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  • #91
    Originally posted by Town Heretic View Post
    You flirt with an existence at some point utterly removed from that presence,
    You can hear distant lighting on an AM radio tuned to a staticy area.
    Would you say that a person who had chosen a favorite AM channel and liked to play it loud was in a better postion than one that was slowly turning the dial and listening to the clicks?
    Everyman is a voice in the dark.

    Comment


    • #92
      Originally posted by Bob Enyart View Post
      Stuart, if you re-read my post, that was Dawkin's argument (which I agree has some merit). His point was that if microbiology shows that life is too complex to have arisen in billions of years of Earth history, then it must have arisen in billions of years of some other place's history. Crick punted likewise.

      -Bob Enyart
      KGOV.com
      you wrote: ...he admits that the complexity observed in microbiology could be evidence that life on earth originated from a higher intelligence, somewhere out there in the universe.

      Would you please provide a reference for where Dawkins said exactly that phrase?

      Stuart

      Comment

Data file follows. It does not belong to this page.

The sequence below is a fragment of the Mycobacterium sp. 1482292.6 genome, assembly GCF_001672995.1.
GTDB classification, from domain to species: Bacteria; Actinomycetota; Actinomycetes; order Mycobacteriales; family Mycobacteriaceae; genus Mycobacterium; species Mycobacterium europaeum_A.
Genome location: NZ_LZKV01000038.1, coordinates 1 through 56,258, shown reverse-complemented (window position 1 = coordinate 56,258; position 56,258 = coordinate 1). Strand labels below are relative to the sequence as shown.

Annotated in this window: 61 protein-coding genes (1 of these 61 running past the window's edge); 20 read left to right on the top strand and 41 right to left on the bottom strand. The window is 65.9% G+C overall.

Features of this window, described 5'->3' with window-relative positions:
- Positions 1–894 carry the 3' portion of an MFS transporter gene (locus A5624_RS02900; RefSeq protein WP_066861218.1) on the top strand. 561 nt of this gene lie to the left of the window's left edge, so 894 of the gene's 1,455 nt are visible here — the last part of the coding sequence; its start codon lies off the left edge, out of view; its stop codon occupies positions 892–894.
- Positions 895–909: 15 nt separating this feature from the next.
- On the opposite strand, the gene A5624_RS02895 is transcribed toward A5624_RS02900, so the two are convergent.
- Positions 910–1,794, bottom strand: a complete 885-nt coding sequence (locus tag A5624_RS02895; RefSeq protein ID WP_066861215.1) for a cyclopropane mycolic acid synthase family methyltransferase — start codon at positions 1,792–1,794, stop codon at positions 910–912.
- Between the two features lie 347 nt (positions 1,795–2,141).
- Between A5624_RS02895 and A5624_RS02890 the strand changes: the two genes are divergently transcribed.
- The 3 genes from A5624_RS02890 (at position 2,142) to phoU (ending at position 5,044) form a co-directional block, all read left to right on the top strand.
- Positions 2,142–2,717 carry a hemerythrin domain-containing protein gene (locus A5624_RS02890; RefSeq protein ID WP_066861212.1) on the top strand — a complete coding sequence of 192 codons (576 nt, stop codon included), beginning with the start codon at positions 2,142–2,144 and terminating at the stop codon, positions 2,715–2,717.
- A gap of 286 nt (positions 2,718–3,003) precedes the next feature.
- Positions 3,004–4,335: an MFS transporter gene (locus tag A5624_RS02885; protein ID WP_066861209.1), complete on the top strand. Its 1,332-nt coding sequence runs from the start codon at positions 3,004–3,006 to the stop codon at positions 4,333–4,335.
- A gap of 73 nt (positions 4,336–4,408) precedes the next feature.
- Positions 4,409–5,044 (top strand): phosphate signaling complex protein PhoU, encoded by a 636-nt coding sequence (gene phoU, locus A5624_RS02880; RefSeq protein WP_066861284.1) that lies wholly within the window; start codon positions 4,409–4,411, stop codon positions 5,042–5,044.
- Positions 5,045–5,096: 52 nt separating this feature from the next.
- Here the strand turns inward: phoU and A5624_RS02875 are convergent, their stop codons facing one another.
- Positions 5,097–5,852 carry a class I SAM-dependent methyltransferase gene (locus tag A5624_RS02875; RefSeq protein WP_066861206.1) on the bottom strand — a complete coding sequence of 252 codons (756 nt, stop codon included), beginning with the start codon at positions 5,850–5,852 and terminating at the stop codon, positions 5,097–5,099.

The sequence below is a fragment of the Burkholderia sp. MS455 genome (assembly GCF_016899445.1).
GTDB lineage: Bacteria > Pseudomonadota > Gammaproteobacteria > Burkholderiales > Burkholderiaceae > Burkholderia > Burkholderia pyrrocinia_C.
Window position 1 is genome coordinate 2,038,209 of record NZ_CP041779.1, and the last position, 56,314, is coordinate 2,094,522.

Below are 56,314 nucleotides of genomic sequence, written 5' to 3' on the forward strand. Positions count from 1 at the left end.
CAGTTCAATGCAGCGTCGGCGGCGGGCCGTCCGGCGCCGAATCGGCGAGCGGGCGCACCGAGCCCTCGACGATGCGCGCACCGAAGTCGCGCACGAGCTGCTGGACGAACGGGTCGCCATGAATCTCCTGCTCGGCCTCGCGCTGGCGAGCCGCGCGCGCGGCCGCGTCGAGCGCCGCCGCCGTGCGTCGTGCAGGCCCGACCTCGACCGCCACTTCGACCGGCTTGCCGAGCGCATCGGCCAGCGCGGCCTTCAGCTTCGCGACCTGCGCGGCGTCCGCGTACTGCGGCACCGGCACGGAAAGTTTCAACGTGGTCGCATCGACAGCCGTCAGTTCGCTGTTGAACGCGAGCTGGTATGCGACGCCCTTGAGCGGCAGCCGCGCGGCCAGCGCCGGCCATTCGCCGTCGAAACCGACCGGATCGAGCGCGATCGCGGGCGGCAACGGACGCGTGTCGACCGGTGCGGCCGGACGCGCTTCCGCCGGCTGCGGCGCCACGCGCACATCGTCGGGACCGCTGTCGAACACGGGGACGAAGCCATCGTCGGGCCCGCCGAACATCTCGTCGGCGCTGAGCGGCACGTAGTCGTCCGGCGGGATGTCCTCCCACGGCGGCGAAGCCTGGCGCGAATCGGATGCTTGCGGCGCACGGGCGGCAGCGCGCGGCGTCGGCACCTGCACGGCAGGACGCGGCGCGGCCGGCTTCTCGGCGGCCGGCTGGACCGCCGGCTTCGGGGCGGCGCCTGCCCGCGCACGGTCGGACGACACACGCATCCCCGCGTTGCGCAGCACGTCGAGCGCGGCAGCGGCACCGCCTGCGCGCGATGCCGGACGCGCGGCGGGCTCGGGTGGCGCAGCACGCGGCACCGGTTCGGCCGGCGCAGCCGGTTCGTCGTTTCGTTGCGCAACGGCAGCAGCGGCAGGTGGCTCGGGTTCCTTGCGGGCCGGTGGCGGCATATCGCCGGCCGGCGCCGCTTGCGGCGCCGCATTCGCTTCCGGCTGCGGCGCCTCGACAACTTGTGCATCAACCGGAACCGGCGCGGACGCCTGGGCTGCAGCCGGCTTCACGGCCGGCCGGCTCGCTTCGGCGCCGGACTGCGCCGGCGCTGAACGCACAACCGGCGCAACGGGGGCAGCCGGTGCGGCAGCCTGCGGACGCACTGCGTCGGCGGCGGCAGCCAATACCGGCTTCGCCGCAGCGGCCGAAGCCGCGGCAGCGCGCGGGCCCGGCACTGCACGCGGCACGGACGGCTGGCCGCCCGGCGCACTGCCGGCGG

• #93
        Originally posted by Town Heretic View Post
        All things are made to the glory of God and to suit His purpose. Inside creation there is an order (you witness this in nature) and, relative to other animals, man has preeminence. And next to God he is nothing. That recognition of God and His nature, that understanding of His glory and our own failure to do more than dimly reflect some portion of it should preclude a rational vanity on that account...should.
        The order to creation you describe can be maintained only if we assume that the top is defined by someone who thinks like us, which is exactly the arrogance I am pointing out. If we evaluate life based on its intelligence, we probably come out on top, given what we currently know, but it is a tentative victory. If we evaluate life based on, say, swimming ability, or flying ability, we loose. If on dominance, we put up a fair fight, for mammals, but it must be the bacteria that win, and the insects place before us.

        But my point wasn't restricted to just life, or just this planet. If one were to conclude that there is a purpose to the Universe based upon the order therein, I think that it would have to be an interest in stars and galaxies more obviously than an interest in life or humans in particular. But really, I think any assertion to know what such a creator values is hubris.

        Originally posted by Town Heretic View Post
        Is it hubris for a child to proclaim the love of his parent? And if that child is given authority over some of his parent's holdings is it hubris to recognize the fact? No, so long as we understand the source of our authority and are mindful of its implications and obligations, we remain safe from an exaggerated opinion of our role or worth, all of it owed to and flowing from the God who loves us.